React Hooks vs Redux for application state management
When you wound want to use Hooks and/or Redux
Managing state in the traditional way in a complex react application can get very messy very quickly. Passing state objects down to the grandchildren of an object to allow updates from the children can not only become extremely cumbersome but also create unintended errors.
Take an example of an e-commerce application, a typical page might be made of smaller components like the top nav bar, a search bar, a list of products etc. These components might be made of even smaller components like a nav item, or a price component, an image component, a title component, a buy now button component, etc for the items on sale. When a user adds an item to their cart, the simple action might fire multiple state updates, like updating the user’s cart, showing new recommended products to the user, and even updating the availability of the product etc. So many updates in multiple components at different levels can lead to an app that is difficult to manage and debug.
The solution? Creating a shared state between all relevant components. Two of the approaches to manage a shared state might be using React component hooks or Redux. We will create a boilerplate redux app that comes with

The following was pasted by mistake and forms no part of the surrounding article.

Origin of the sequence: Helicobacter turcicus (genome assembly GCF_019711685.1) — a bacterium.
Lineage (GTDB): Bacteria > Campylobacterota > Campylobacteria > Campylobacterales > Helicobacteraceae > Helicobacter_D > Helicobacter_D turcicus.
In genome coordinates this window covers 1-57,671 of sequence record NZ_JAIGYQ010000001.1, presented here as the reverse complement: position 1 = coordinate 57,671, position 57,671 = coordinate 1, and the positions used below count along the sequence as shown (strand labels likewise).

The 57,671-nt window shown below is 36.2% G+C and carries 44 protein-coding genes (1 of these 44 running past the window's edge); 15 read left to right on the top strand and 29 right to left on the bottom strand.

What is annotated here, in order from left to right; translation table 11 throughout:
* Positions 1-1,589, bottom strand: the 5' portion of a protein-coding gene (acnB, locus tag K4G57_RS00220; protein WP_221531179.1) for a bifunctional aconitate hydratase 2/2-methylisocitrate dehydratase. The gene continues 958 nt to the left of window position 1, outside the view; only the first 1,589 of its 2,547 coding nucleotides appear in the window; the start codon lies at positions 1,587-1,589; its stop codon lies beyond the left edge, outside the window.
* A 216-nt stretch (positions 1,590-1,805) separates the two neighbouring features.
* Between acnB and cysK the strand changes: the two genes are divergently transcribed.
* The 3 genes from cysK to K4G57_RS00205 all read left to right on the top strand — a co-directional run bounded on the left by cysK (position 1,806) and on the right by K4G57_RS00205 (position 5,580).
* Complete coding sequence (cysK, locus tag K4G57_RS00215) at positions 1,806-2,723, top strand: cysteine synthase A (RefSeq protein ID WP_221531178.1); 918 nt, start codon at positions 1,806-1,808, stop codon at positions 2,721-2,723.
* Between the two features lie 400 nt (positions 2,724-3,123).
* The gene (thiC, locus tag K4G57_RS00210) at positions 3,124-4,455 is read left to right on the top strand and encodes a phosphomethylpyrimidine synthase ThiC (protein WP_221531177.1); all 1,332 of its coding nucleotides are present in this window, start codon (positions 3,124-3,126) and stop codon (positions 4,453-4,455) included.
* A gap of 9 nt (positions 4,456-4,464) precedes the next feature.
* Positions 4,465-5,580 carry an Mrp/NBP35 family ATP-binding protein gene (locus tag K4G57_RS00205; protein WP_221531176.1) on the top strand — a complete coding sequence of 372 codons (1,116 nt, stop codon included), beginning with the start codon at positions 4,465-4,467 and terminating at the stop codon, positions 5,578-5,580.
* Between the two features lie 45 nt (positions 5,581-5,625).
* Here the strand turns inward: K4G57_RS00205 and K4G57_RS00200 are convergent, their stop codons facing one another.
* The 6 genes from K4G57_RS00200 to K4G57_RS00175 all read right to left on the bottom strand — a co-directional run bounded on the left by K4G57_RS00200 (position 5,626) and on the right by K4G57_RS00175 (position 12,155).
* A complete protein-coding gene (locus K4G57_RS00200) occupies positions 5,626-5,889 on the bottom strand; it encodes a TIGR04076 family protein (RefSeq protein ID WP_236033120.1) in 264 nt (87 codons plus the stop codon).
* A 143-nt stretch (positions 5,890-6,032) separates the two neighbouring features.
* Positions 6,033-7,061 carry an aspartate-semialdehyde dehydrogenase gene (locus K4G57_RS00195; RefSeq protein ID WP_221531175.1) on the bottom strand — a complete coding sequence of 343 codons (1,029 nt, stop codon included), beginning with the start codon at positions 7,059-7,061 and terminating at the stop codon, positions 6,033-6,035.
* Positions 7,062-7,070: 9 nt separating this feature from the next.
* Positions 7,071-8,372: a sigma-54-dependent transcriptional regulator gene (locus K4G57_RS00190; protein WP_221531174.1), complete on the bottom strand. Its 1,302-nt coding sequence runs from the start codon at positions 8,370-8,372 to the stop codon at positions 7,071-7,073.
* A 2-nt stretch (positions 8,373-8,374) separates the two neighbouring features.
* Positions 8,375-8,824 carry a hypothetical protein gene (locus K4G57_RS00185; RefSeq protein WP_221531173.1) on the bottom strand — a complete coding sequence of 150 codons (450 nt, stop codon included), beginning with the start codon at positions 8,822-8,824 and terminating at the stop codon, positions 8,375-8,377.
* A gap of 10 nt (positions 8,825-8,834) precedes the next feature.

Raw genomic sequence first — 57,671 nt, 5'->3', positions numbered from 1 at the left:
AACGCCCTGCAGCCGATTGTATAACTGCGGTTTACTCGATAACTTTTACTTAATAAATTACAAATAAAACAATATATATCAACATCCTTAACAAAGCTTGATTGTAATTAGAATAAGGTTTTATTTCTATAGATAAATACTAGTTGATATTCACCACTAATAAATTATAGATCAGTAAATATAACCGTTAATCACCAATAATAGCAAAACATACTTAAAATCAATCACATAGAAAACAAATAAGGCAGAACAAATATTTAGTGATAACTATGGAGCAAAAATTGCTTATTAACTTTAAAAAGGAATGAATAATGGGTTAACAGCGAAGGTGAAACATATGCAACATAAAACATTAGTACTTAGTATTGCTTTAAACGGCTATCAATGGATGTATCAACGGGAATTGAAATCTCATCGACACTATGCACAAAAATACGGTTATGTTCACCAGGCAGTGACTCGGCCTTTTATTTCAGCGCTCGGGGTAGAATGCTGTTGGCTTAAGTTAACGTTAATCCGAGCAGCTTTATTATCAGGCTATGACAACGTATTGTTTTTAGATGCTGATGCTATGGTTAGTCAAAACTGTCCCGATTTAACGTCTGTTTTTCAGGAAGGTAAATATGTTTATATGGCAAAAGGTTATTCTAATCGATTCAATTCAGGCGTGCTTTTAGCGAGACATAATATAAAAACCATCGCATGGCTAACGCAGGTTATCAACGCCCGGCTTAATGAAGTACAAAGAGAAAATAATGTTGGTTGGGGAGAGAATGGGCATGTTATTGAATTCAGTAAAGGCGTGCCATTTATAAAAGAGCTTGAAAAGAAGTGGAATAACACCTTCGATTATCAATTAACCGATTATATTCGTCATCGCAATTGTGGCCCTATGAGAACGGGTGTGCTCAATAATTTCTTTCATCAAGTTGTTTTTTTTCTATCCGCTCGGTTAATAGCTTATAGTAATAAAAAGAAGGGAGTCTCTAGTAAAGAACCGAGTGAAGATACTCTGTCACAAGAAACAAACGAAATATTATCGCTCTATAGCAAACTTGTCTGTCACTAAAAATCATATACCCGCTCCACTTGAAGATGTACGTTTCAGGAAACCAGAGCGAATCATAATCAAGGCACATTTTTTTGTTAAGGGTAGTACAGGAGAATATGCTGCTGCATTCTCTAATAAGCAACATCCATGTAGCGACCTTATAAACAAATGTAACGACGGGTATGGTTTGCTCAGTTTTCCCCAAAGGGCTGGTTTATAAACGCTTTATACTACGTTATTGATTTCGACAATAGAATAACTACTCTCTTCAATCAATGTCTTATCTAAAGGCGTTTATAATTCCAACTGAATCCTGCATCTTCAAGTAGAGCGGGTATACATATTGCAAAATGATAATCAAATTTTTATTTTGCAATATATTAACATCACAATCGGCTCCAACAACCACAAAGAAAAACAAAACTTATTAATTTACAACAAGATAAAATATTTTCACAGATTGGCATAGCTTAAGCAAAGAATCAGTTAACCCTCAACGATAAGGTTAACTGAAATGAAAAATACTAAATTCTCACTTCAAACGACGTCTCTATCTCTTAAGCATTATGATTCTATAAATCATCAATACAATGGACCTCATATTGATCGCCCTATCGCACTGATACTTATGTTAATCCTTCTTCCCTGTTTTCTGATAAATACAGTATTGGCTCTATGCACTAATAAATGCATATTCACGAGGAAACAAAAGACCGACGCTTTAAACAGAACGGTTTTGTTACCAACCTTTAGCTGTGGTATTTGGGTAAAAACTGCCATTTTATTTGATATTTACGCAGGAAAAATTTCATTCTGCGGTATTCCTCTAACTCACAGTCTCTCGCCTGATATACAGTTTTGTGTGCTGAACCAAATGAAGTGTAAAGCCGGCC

create-react-app and try to recreate it with Hooks. So let’s dive into how Redux and Hooks compare while trying to manage shared states:
What is redux?
Redux is a predictable state manager for JS containers. In simple words, it can help you manage global state in which state is mutated based on events which are called
actions. The redux library also comes with a bunch of tools which help with the development experience and reduce some complexities associated with setting up redux.
So how do I know when to use Redux?
According to Redux’s official documentation, “Redux is most useful when in cases when:
- You have large amounts of application state that are needed in many places in the app
- The app state is updated frequently
- The logic to update that state may be complex
- The app has a medium or large-sized codebase, and might be worked on by many people
- You need to see how that state is being updated over time”
In other words, use redux when you have a large complex application with intricate updates to the state while having multiple components manipulating it.
Setting up a sample application for Redux is quite simple:
npx create-react-app my-app — template redux